Thoughts can be very mischievous I am noticing. They definitely do love to sabotage efforts of balance and peace, and the ego loves to fight for control. Let’s see if I can weaken the powerful grip the ego has on me, and leave (and live) a little bit lighter and brighter…
Have you ever experienced a seemingly hi-jacked mind? In what ways did you explore to find the truth and to see through the shadows? I would love to hear about your experiences if you care to share them in the comments section below!
I have not written a thing for this blog since arriving in India apart from the Incredible India article, and not because I have not been inspired… quite the opposite actually! I have not written this time because I have been allowing myself to just be in the flow as my natural state of being. Not focused on documenting the experiences as they come, and rather just being the observer without an agenda. And this has quite possibly been the most powerful experience I have had yet.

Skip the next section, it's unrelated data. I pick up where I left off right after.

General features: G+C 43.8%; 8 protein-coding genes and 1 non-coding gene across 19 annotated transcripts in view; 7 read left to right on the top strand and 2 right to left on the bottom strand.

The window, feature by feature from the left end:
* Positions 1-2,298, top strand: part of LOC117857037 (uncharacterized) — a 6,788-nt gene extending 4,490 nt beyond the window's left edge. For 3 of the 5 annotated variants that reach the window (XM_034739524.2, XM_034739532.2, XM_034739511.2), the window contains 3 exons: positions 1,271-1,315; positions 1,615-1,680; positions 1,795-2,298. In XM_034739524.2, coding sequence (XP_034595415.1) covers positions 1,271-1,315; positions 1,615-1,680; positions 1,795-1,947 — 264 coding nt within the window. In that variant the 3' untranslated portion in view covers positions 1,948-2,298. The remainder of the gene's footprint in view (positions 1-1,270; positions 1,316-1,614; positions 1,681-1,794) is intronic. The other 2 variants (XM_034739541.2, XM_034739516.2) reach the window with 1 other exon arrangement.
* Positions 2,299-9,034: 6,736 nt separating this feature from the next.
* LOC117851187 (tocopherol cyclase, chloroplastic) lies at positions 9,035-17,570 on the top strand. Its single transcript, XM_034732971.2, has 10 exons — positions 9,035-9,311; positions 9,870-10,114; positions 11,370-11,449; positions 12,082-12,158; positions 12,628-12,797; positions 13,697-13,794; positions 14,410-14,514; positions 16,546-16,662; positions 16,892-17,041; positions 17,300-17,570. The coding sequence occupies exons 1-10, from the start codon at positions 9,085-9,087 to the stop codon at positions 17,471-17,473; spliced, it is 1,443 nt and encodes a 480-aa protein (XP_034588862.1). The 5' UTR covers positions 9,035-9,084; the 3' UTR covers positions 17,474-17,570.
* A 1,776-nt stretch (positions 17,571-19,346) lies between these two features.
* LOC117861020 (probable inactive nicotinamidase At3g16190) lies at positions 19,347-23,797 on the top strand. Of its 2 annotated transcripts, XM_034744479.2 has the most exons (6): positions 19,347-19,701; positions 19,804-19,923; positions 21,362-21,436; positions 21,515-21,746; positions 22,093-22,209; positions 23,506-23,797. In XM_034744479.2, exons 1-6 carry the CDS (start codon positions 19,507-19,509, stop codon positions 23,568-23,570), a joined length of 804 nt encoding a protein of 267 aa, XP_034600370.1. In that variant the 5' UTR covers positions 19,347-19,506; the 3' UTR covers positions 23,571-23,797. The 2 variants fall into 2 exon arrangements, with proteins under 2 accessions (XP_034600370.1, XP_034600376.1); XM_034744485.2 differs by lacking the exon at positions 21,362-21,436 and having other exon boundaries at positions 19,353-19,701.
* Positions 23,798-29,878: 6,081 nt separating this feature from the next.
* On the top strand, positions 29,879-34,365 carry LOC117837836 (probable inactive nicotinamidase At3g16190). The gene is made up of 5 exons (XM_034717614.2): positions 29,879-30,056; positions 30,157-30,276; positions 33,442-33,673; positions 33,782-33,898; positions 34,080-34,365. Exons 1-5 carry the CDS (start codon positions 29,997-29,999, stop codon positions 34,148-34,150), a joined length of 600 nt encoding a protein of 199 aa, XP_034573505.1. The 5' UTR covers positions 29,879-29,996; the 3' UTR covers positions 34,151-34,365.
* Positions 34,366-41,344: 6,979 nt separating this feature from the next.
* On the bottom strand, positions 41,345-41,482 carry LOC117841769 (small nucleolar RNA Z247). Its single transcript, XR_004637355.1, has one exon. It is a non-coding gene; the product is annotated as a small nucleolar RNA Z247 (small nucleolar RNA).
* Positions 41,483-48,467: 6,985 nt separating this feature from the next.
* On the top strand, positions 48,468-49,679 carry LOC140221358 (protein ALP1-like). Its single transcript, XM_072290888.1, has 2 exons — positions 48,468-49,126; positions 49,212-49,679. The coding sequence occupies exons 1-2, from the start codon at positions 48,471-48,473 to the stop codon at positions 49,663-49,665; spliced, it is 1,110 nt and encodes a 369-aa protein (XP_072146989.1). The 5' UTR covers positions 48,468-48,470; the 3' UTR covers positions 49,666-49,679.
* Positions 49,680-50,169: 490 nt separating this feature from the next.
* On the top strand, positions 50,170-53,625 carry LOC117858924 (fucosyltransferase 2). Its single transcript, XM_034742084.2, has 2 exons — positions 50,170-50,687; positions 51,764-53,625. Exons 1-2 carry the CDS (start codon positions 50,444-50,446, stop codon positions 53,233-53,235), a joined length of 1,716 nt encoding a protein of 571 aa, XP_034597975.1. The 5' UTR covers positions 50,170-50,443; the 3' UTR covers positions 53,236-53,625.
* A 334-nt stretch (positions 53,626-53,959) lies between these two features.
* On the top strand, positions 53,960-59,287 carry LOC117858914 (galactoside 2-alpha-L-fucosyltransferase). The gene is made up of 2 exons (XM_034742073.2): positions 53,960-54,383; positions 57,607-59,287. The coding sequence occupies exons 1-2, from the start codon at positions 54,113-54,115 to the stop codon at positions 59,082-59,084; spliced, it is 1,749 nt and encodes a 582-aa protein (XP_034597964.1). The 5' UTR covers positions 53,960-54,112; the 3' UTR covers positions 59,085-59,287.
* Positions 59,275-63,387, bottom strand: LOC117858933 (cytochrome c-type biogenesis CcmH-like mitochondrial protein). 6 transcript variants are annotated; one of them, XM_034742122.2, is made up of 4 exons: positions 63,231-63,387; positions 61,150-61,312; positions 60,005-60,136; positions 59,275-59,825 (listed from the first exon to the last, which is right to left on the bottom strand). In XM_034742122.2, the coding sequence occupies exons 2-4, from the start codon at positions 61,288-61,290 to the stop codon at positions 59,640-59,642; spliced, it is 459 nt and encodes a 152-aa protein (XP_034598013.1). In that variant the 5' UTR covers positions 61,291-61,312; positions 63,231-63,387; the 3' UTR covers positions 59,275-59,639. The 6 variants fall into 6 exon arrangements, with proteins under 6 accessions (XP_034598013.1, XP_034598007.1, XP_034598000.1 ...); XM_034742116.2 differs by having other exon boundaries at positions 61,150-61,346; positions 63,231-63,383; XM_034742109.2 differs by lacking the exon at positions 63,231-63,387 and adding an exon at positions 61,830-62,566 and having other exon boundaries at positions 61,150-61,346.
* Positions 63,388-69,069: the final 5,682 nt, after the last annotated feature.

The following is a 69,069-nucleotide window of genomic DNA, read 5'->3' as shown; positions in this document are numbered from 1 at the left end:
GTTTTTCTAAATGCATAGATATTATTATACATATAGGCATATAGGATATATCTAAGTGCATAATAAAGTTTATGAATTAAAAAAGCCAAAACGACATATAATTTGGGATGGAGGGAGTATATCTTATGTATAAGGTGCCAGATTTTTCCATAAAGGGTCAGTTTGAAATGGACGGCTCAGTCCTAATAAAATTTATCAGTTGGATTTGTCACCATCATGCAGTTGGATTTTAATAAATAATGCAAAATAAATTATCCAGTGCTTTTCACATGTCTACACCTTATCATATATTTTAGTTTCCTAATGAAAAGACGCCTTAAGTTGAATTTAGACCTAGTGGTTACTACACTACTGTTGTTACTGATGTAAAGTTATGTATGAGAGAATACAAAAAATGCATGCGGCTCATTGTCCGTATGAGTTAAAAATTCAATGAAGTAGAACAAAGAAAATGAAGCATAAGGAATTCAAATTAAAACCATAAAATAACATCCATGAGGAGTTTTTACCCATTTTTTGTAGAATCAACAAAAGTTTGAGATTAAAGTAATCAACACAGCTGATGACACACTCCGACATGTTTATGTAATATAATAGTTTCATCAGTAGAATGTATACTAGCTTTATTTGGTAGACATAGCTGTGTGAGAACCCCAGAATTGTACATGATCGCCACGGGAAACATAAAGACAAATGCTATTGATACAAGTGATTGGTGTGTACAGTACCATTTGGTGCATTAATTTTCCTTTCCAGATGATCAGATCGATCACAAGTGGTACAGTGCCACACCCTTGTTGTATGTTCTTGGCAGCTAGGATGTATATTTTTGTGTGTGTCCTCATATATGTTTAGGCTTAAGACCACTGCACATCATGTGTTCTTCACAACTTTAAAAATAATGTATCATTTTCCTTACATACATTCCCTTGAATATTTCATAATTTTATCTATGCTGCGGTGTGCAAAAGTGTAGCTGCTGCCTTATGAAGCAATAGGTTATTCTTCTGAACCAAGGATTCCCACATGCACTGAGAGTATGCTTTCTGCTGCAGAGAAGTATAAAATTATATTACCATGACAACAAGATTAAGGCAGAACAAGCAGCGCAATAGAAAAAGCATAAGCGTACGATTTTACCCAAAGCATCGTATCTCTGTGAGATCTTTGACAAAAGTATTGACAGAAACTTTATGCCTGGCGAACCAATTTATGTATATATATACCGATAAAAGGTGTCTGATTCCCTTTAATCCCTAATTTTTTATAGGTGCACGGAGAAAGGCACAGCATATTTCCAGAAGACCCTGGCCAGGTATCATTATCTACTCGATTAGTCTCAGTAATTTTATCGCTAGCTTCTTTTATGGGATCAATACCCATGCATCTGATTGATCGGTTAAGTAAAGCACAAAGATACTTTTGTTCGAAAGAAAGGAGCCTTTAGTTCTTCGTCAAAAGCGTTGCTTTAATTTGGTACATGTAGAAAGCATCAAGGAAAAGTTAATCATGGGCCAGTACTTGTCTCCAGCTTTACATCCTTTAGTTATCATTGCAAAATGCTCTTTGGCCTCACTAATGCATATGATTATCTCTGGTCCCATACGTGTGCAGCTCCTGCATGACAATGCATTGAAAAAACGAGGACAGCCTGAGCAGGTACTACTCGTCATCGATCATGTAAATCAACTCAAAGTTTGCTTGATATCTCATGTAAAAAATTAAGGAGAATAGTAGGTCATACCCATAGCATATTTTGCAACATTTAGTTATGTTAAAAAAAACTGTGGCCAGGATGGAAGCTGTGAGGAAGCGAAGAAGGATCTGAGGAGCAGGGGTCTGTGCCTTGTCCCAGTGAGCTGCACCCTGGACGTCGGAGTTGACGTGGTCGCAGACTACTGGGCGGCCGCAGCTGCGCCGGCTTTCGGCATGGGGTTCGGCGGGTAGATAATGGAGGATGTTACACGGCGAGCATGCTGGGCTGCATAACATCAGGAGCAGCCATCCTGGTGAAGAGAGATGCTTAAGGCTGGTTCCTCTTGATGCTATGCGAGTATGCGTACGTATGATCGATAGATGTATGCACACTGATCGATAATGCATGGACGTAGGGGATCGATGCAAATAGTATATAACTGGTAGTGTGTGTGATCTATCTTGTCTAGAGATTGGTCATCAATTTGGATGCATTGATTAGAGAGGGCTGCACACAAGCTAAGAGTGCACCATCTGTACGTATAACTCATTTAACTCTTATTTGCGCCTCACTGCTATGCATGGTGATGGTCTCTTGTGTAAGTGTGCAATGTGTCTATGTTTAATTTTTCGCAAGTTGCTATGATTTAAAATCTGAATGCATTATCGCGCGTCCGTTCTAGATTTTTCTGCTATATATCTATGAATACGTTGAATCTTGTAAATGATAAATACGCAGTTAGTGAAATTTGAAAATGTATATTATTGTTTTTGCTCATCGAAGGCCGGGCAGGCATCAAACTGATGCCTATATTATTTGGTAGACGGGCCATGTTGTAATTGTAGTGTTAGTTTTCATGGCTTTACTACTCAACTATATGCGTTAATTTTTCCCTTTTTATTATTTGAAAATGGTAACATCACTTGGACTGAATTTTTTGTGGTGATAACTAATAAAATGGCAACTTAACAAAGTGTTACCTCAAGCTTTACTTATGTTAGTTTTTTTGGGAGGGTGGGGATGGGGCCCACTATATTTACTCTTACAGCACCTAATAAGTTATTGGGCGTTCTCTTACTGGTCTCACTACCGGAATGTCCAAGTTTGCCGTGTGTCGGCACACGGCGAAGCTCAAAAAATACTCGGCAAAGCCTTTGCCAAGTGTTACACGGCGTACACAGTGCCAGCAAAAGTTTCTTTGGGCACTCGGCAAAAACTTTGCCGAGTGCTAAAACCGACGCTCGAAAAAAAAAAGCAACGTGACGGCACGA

Being in the moment is not always easy, this I understand very well. Being in the flow of each moment requires complete absence of thoughts from the past, and the future, and just letting things occur organically as they do. No attachments, no judgements. And from my journey, I have realized that for me, it took some time to find this sweet spot. And it’s been taking even more time to be able to hold it…
I just finished my visit to Rishikesh India, with the purpose of attending a Satsang delivered quite calmly and comically by Sri Mooji (click here to see some of the Satsang on youtube)and all of the 1000 plus souls in attendance. The take away message I received? That in being the observer (the witness) of your life, your thoughts, habits, and actions, allows you to arrive at the truth of your existence, which is actually pretty simple in the end. You are light. You are love. You are also that which cannot be named. And when this understanding hits, it’s pure joy.